Downy mildew management should begin before the hopyard is planted through smart variety selection. Varieties vary widely in their susceptibility to downy mildew and Michigan growers are encouraged to select more tolerant varieties (refer to Table 2 in “Field Guide for Integrated Pest Management in Hops”). Clean planting materials should be used when establishing new hopyards since this disease is readily spread via nursery stock. Growers should consider purchasing a few plants from prospective nurseries and have them tested for downy mildew before committing to a large numbers of plants, particularly if the grower hasn’t worked with the nursery before.

If downy mildew infections are already present in the yard this season, affected shoots and spikes should be removed by hand and healthy shoots retrained in their place. Weeds and lower leaves should also be controlled or removed to promote air movement around the crown and reduce the duration of wetting periods. Remove infected material from the yard and burn or bury it to reduce the spread of downy mildew spores. Growers who do not remove severely infected bines could likely see bines fail to climb the coir and cone infection later in the season. If there is a cover crop, it should be mowed close to the ground. If yards have no cover crop, cultivation can help dry soil and minimize humidity. Keep nitrogen applications moderate, only providing the minimum for plant health.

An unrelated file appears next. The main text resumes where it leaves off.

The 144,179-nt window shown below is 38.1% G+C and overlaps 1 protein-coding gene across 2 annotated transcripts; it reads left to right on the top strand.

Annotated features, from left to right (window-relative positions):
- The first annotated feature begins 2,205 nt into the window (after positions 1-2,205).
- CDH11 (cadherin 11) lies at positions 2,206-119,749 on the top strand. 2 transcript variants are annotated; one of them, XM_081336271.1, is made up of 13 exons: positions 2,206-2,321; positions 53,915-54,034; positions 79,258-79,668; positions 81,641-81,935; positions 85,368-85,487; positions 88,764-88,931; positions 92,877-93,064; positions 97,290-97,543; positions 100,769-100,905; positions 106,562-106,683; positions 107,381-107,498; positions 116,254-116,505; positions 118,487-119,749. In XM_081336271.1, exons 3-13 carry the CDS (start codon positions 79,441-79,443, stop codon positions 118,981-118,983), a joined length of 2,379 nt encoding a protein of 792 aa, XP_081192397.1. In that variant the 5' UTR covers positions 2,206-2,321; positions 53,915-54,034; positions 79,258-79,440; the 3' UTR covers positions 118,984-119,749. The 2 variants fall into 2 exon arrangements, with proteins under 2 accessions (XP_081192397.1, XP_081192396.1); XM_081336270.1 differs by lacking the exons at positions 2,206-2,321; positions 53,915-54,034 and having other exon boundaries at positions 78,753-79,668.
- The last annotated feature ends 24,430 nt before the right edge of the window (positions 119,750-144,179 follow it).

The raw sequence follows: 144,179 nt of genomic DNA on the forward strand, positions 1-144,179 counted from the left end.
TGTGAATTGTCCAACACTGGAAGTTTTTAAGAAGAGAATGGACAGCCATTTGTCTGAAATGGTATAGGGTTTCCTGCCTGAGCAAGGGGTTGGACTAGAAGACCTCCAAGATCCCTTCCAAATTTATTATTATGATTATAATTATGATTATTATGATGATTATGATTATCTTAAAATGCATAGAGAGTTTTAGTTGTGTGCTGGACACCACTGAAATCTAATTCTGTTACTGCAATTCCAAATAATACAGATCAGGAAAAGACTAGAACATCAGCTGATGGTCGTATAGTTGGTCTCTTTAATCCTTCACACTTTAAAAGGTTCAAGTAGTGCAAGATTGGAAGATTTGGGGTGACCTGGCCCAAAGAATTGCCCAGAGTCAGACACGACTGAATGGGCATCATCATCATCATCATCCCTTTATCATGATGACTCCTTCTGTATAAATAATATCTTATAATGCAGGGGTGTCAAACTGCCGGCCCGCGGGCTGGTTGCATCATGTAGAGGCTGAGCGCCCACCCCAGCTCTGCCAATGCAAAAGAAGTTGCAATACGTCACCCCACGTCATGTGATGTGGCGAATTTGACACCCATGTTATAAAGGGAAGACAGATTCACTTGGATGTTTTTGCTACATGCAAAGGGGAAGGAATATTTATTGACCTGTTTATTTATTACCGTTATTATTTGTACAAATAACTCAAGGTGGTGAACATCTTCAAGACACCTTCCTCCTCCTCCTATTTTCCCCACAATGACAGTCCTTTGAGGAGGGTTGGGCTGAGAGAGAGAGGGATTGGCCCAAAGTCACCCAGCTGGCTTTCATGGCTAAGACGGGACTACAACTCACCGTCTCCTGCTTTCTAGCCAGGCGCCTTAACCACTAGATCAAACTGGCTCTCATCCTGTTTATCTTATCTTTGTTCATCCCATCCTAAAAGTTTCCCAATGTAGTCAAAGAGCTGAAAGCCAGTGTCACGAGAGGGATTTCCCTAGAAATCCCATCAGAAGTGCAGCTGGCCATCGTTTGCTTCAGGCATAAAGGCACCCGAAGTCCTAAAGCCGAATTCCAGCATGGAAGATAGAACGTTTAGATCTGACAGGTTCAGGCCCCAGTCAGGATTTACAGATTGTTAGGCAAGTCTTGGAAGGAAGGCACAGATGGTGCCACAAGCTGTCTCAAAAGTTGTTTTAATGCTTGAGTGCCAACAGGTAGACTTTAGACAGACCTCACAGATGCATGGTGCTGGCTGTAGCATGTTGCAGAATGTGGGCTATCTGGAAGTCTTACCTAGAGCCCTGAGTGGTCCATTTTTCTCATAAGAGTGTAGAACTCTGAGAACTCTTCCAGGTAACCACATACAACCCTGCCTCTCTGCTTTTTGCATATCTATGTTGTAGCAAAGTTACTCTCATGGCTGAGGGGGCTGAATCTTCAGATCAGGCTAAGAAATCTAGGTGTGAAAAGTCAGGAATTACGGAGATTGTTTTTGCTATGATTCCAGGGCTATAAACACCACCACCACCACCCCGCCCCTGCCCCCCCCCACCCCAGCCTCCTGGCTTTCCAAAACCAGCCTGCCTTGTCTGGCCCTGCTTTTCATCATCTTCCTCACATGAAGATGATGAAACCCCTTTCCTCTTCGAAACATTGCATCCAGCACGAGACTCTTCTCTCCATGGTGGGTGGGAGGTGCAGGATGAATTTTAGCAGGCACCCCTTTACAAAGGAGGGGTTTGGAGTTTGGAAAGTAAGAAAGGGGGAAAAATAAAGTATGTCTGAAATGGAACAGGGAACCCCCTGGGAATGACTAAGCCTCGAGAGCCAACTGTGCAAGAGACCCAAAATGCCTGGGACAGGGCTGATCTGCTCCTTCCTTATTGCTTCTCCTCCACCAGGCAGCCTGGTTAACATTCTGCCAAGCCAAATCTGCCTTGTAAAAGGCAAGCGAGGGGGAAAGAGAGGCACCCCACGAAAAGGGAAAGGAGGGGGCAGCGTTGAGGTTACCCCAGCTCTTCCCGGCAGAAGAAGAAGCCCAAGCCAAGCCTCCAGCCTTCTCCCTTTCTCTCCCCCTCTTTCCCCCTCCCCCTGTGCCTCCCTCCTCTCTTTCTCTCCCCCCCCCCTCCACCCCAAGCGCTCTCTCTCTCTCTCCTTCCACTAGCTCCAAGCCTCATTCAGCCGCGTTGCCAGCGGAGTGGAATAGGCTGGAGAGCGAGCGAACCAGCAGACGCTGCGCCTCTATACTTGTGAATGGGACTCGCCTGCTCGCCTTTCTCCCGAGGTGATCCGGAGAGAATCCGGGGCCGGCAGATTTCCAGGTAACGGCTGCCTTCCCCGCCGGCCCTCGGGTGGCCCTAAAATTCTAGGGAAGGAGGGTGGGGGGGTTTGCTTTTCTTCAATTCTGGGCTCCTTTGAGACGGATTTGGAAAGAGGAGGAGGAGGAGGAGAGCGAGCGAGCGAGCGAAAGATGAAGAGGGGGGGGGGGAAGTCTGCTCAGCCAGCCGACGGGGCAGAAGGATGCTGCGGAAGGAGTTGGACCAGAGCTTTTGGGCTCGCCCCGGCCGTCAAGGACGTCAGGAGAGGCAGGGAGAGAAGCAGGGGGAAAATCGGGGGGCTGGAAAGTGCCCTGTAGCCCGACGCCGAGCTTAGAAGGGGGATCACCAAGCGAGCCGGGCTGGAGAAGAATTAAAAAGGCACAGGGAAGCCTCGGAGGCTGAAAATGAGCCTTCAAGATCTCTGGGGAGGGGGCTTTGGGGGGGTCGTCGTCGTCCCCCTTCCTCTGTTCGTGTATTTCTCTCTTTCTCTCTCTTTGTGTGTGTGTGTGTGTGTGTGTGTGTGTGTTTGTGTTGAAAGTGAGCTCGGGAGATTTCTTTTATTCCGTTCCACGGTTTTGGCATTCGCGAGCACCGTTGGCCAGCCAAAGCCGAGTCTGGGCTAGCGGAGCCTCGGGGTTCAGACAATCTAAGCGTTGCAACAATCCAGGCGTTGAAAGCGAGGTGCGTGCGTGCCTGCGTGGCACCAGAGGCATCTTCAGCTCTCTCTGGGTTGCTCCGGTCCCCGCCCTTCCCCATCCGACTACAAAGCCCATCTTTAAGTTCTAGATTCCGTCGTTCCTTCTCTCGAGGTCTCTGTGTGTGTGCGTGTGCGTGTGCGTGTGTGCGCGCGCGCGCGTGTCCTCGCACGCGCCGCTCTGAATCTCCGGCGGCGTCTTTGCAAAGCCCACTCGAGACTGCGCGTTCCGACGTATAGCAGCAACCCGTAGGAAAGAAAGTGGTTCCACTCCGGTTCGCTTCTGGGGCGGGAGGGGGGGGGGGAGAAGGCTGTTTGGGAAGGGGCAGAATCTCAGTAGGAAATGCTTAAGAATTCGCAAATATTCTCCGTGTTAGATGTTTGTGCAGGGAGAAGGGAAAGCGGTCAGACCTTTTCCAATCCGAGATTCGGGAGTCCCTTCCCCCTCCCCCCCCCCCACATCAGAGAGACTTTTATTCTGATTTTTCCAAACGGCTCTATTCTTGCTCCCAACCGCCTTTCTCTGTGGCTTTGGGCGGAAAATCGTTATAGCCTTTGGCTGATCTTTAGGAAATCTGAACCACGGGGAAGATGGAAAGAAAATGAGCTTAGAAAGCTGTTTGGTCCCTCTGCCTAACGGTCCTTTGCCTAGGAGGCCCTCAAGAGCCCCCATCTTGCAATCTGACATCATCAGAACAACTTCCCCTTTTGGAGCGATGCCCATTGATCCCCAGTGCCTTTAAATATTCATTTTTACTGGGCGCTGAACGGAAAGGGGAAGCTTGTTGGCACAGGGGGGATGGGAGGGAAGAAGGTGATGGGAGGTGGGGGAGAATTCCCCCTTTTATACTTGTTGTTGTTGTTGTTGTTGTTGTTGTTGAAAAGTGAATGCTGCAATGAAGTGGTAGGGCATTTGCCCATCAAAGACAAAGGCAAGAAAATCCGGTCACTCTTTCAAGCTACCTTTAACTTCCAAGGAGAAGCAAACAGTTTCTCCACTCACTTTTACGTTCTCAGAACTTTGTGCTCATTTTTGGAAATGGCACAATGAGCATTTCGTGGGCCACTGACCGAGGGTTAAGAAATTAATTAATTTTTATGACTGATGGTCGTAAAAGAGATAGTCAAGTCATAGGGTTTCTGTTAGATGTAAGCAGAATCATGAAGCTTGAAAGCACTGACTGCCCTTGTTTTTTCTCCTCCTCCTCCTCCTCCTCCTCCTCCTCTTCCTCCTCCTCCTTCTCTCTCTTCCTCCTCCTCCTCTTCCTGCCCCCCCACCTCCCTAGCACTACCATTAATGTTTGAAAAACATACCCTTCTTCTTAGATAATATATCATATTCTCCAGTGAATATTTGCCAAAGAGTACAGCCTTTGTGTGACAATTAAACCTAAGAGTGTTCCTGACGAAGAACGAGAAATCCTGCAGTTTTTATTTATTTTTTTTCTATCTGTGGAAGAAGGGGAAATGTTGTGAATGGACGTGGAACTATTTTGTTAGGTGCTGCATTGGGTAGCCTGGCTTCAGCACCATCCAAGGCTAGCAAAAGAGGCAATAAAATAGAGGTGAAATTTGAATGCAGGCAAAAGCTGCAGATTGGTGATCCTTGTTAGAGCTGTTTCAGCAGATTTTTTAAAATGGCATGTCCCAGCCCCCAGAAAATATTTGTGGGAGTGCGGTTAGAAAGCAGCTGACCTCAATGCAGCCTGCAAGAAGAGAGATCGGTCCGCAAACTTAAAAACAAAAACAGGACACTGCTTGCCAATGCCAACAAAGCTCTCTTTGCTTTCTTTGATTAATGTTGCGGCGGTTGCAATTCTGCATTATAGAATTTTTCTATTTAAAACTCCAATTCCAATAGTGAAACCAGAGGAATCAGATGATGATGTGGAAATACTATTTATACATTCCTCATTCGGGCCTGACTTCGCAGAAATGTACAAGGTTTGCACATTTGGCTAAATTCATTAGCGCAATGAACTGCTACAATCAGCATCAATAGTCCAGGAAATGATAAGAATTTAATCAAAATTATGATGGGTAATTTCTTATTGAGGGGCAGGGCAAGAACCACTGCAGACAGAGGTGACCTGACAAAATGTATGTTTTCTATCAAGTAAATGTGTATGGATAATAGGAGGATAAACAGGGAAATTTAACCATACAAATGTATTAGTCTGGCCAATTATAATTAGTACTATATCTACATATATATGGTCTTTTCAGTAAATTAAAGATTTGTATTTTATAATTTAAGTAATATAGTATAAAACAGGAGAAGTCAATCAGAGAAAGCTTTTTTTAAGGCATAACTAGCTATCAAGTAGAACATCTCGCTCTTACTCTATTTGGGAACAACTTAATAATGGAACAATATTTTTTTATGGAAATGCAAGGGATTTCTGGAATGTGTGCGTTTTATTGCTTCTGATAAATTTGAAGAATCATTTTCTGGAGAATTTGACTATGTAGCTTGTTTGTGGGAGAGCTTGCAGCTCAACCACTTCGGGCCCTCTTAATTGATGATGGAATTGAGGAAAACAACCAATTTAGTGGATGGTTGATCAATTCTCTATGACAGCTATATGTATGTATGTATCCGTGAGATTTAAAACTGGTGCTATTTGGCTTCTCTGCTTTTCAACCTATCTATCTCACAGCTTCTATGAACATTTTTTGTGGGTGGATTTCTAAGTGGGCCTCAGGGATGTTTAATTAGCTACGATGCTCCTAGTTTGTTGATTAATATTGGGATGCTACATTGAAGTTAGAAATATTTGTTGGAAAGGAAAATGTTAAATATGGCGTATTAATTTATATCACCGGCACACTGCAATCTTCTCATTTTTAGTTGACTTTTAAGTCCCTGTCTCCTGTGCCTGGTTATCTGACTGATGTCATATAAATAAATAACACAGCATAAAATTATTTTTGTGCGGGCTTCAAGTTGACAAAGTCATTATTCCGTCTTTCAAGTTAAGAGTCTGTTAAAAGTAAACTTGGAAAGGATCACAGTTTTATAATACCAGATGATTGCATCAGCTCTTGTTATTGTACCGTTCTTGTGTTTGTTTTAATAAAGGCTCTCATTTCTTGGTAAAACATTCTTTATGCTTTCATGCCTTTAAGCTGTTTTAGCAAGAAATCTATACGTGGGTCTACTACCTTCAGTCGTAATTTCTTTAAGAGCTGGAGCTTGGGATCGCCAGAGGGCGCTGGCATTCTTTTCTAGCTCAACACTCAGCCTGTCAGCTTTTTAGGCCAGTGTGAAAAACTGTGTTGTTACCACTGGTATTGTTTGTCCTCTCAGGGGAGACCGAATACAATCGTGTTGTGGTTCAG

To control downy mildew, growers must begin applying fungicide treatments on a protectant basis as soon as bines emerge in spring regardless of the presence or absence of visible symptoms of downy mildew. Dormant applications are not recommended. Applications should continue season-long on a seven- to 10-day reapplication interval until harvest. The time between applications may stretch longer when weather is dry and if hopyards don’t have active infections. Several periods in the season are particularly critical for disease control: